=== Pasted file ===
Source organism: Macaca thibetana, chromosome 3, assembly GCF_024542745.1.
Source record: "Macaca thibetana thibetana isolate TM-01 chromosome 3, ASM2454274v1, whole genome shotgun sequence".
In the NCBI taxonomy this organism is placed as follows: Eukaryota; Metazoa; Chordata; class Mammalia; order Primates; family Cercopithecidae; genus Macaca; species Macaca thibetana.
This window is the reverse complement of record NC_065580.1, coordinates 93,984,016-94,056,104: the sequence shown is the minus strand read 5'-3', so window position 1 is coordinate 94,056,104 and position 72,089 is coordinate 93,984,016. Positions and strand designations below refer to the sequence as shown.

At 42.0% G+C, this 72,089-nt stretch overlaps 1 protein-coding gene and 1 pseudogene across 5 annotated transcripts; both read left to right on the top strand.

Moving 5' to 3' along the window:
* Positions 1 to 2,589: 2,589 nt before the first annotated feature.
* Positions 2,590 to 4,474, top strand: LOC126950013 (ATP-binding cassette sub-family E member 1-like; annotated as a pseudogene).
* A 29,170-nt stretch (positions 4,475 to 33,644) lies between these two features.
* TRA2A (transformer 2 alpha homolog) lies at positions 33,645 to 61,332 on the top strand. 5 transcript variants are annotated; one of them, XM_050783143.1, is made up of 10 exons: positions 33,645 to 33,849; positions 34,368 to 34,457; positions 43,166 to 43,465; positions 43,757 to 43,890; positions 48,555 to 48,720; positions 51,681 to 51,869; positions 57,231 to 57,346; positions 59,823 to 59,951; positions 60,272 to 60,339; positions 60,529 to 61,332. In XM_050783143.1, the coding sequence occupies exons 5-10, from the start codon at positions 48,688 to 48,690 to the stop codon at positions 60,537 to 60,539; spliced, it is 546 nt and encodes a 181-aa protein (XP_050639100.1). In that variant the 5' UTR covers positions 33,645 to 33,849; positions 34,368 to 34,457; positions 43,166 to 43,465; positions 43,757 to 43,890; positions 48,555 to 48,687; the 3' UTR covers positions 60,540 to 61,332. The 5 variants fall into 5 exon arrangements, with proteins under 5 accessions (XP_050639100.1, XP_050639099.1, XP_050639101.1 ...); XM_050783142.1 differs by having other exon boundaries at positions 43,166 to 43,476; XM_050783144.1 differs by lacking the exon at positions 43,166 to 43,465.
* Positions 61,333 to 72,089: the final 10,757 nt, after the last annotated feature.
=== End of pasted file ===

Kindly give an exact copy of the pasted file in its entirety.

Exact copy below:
Source organism: Macaca thibetana, chromosome 3, assembly GCF_024542745.1.
Source record: "Macaca thibetana thibetana isolate TM-01 chromosome 3, ASM2454274v1, whole genome shotgun sequence".
In the NCBI taxonomy this organism is placed as follows: Eukaryota; Metazoa; Chordata; class Mammalia; order Primates; family Cercopithecidae; genus Macaca; species Macaca thibetana.
This window is the reverse complement of record NC_065580.1, coordinates 93,984,016-94,056,104: the sequence shown is the minus strand read 5'-3', so window position 1 is coordinate 94,056,104 and position 72,089 is coordinate 93,984,016. Positions and strand designations below refer to the sequence as shown.

At 42.0% G+C, this 72,089-nt stretch overlaps 1 protein-coding gene and 1 pseudogene across 5 annotated transcripts; both read left to right on the top strand.

Moving 5' to 3' along the window:
* Positions 1 to 2,589: 2,589 nt before the first annotated feature.
* Positions 2,590 to 4,474, top strand: LOC126950013 (ATP-binding cassette sub-family E member 1-like; annotated as a pseudogene).
* A 29,170-nt stretch (positions 4,475 to 33,644) lies between these two features.
* TRA2A (transformer 2 alpha homolog) lies at positions 33,645 to 61,332 on the top strand. 5 transcript variants are annotated; one of them, XM_050783143.1, is made up of 10 exons: positions 33,645 to 33,849; positions 34,368 to 34,457; positions 43,166 to 43,465; positions 43,757 to 43,890; positions 48,555 to 48,720; positions 51,681 to 51,869; positions 57,231 to 57,346; positions 59,823 to 59,951; positions 60,272 to 60,339; positions 60,529 to 61,332. In XM_050783143.1, the coding sequence occupies exons 5-10, from the start codon at positions 48,688 to 48,690 to the stop codon at positions 60,537 to 60,539; spliced, it is 546 nt and encodes a 181-aa protein (XP_050639100.1). In that variant the 5' UTR covers positions 33,645 to 33,849; positions 34,368 to 34,457; positions 43,166 to 43,465; positions 43,757 to 43,890; positions 48,555 to 48,687; the 3' UTR covers positions 60,540 to 61,332. The 5 variants fall into 5 exon arrangements, with proteins under 5 accessions (XP_050639100.1, XP_050639099.1, XP_050639101.1 ...); XM_050783142.1 differs by having other exon boundaries at positions 43,166 to 43,476; XM_050783144.1 differs by lacking the exon at positions 43,166 to 43,465.
* Positions 61,333 to 72,089: the final 10,757 nt, after the last annotated feature.